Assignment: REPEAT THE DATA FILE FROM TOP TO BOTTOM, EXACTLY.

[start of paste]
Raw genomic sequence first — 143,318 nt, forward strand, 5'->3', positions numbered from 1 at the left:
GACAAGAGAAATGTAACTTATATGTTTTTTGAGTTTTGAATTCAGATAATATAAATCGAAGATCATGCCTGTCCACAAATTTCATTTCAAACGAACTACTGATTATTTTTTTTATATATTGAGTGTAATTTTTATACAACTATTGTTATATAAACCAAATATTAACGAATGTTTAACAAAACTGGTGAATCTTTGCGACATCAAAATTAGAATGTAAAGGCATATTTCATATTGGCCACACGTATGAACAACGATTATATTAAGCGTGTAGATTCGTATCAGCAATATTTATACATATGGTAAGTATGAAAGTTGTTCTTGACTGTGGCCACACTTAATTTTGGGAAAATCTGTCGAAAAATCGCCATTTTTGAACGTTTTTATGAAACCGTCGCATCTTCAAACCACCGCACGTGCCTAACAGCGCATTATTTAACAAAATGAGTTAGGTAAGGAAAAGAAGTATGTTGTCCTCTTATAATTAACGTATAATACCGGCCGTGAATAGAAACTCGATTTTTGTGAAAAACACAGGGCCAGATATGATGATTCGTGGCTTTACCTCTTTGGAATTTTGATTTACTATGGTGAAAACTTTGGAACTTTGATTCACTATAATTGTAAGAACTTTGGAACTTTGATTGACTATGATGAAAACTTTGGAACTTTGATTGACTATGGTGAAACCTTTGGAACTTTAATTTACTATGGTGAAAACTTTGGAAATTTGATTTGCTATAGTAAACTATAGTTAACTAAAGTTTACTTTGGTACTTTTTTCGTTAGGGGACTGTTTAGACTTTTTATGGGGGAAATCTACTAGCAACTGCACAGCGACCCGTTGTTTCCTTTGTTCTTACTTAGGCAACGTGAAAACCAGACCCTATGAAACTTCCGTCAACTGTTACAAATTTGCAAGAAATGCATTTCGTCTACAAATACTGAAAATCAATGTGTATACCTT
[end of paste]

Raw genomic sequence first — 143,318 nt, forward strand, 5'->3', positions numbered from 1 at the left:
GACAAGAGAAATGTAACTTATATGTTTTTTGAGTTTTGAATTCAGATAATATAAATCGAAGATCATGCCTGTCCACAAATTTCATTTCAAACGAACTACTGATTATTTTTTTTATATATTGAGTGTAATTTTTATACAACTATTGTTATATAAACCAAATATTAACGAATGTTTAACAAAACTGGTGAATCTTTGCGACATCAAAATTAGAATGTAAAGGCATATTTCATATTGGCCACACGTATGAACAACGATTATATTAAGCGTGTAGATTCGTATCAGCAATATTTATACATATGGTAAGTATGAAAGTTGTTCTTGACTGTGGCCACACTTAATTTTGGGAAAATCTGTCGAAAAATCGCCATTTTTGAACGTTTTTATGAAACCGTCGCATCTTCAAACCACCGCACGTGCCTAACAGCGCATTATTTAACAAAATGAGTTAGGTAAGGAAAAGAAGTATGTTGTCCTCTTATAATTAACGTATAATACCGGCCGTGAATAGAAACTCGATTTTTGTGAAAAACACAGGGCCAGATATGATGATTCGTGGCTTTACCTCTTTGGAATTTTGATTTACTATGGTGAAAACTTTGGAACTTTGATTCACTATAATTGTAAGAACTTTGGAACTTTGATTGACTATGATGAAAACTTTGGAACTTTGATTGACTATGGTGAAACCTTTGGAACTTTAATTTACTATGGTGAAAACTTTGGAAATTTGATTTGCTATAGTAAACTATAGTTAACTAAAGTTTACTTTGGTACTTTTTTCGTTAGGGGACTGTTTAGACTTTTTATGGGGGAAATCTACTAGCAACTGCACAGCGACCCGTTGTTTCCTTTGTTCTTACTTAGGCAACGTGAAAACCAGACCCTATGAAACTTCCGTCAACTGTTACAAATTTGCAAGAAATGCATTTCGTCTACAAATACTGAAAATCAATGTGTATACCTT